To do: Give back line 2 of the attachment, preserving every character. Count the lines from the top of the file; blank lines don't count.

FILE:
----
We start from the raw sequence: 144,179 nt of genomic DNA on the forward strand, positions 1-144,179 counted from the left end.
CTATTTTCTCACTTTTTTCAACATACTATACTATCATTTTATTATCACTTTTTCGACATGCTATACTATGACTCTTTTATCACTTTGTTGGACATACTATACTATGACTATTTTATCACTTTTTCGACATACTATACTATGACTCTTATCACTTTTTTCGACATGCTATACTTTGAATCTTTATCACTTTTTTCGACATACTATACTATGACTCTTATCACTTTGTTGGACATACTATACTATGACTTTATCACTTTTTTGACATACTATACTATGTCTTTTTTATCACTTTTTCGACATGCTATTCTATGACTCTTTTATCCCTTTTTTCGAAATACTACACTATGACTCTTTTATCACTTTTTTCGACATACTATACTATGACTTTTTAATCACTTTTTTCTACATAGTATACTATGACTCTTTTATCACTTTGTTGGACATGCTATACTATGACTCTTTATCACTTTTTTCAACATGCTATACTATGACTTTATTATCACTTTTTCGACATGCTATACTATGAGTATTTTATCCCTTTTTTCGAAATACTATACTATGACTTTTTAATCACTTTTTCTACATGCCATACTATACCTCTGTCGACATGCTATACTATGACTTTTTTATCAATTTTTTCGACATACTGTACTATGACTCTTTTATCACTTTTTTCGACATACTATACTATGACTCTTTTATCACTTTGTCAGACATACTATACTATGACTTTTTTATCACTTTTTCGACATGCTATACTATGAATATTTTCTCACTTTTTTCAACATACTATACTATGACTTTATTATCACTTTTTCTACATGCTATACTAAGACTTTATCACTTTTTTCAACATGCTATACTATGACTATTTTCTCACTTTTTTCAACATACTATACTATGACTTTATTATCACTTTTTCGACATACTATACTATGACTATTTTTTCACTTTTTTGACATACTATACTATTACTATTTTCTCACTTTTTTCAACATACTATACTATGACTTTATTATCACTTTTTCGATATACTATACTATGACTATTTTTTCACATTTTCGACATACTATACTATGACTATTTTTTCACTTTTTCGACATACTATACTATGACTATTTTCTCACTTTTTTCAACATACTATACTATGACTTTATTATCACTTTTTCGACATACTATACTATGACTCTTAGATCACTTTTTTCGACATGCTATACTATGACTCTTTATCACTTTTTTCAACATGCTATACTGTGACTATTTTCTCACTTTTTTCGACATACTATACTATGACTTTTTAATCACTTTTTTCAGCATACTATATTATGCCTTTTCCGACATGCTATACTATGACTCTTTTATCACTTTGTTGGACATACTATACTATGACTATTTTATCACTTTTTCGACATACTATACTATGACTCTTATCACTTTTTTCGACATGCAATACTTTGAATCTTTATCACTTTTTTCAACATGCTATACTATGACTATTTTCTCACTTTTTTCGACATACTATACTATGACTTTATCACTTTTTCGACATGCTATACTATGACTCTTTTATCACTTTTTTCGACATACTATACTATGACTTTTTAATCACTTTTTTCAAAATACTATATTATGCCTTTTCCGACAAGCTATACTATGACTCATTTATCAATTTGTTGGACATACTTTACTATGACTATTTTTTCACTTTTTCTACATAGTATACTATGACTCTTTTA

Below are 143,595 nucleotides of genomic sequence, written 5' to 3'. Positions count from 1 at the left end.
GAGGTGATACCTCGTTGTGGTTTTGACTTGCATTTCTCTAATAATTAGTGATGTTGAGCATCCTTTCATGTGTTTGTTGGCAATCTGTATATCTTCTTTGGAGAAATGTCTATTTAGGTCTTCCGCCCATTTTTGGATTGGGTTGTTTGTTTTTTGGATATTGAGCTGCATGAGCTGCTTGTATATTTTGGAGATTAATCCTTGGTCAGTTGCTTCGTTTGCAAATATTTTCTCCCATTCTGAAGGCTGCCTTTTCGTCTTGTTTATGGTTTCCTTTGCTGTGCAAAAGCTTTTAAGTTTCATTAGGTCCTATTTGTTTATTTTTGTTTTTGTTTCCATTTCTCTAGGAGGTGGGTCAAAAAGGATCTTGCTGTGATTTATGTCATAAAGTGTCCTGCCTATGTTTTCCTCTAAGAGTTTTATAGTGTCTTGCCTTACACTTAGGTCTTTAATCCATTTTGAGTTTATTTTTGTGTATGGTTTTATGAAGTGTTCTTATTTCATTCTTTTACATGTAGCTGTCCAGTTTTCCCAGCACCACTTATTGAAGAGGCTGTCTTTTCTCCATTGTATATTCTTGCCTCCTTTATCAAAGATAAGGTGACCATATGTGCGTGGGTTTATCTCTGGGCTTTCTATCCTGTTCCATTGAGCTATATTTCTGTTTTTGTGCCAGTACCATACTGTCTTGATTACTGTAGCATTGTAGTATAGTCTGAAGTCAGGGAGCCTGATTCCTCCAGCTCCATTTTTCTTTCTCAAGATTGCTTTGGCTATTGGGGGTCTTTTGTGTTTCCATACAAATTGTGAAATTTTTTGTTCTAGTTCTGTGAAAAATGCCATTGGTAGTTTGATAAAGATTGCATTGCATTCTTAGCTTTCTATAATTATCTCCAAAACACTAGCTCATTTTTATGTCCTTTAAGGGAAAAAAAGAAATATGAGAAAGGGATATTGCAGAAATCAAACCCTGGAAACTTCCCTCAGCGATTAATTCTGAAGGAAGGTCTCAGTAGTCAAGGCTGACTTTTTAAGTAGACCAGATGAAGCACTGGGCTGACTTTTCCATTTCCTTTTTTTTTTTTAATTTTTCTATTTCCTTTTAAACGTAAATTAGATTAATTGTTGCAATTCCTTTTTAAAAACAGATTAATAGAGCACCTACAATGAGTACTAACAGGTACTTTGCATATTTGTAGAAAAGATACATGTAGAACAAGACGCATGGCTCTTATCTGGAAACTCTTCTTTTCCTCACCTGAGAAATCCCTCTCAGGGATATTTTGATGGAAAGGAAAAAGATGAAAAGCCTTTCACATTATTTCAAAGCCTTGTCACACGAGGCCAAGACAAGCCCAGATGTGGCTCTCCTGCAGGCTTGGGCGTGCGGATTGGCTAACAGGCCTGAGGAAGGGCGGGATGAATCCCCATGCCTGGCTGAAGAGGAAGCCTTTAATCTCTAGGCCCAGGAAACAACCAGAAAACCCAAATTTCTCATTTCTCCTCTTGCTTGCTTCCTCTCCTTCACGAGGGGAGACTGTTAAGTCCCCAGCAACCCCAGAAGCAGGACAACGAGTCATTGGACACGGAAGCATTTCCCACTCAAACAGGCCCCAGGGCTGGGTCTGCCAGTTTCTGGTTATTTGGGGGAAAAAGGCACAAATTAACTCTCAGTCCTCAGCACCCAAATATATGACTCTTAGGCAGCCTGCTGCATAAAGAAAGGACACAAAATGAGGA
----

CTATTTTCTCACTTTTTTCAACATACTATACTATCATTTTATTATCACTTTTTCGACATGCTATACTATGACTCTTTTATCACTTTGTTGGACATACTATACTATGACTATTTTATCACTTTTTCGACATACTATACTATGACTCTTATCACTTTTTTCGACATGCTATACTTTGAATCTTTATCACTTTTTTCGACATACTATACTATGACTCTTATCACTTTGTTGGACATACTATACTATGACTTTATCACTTTTTTGACATACTATACTATGTCTTTTTTATCACTTTTTCGACATGCTATTCTATGACTCTTTTATCCCTTTTTTCGAAATACTACACTATGACTCTTTTATCACTTTTTTCGACATACTATACTATGACTTTTTAATCACTTTTTTCTACATAGTATACTATGACTCTTTTATCACTTTGTTGGACATGCTATACTATGACTCTTTATCACTTTTTTCAACATGCTATACTATGACTTTATTATCACTTTTTCGACATGCTATACTATGAGTATTTTATCCCTTTTTTCGAAATACTATACTATGACTTTTTAATCACTTTTTCTACATGCCATACTATACCTCTGTCGACATGCTATACTATGACTTTTTTATCAATTTTTTCGACATACTGTACTATGACTCTTTTATCACTTTTTTCGACATACTATACTATGACTCTTTTATCACTTTGTCAGACATACTATACTATGACTTTTTTATCACTTTTTCGACATGCTATACTATGAATATTTTCTCACTTTTTTCAACATACTATACTATGACTTTATTATCACTTTTTCTACATGCTATACTAAGACTTTATCACTTTTTTCAACATGCTATACTATGACTATTTTCTCACTTTTTTCAACATACTATACTATGACTTTATTATCACTTTTTCGACATACTATACTATGACTATTTTTTCACTTTTTTGACATACTATACTATTACTATTTTCTCACTTTTTTCAACATACTATACTATGACTTTATTATCACTTTTTCGATATACTATACTATGACTATTTTTTCACATTTTCGACATACTATACTATGACTATTTTTTCACTTTTTCGACATACTATACTATGACTATTTTCTCACTTTTTTCAACATACTATACTATGACTTTATTATCACTTTTTCGACATACTATACTATGACTCTTAGATCACTTTTTTCGACATGCTATACTATGACTCTTTATCACTTTTTTCAACATGCTATACTGTGACTATTTTCTCACTTTTTTCGACATACTATACTATGACTTTTTAATCACTTTTTTCAGCATACTATATTATGCCTTTTCCGACATGCTATACTATGACTCTTTTATCACTTTGTTGGACATACTATACTATGACTATTTTATCACTTTTTCGACATACTATACTATGACTCTTATCACTTTTTTCGACATGCAATACTTTGAATCTTTATCACTTTTTTCAACATGCTATACTATGACTATTTTCTCACTTTTTTCGACATACTATACTATGACTTTATCACTTTTTCGACATGCTATACTATGACTCTTTTATCACTTTTTTCGACATACTATACTATGACTTTTTAATCACTTTTTTCAAAATACTATATTATGCCTTTTCCGACAAGCTATACTATGACTCATTTATCAATTTGTTGGACATACTTTACTATGACTATTTTTTCACTTTTTCTACATAGTATACTATGACTCTTTTA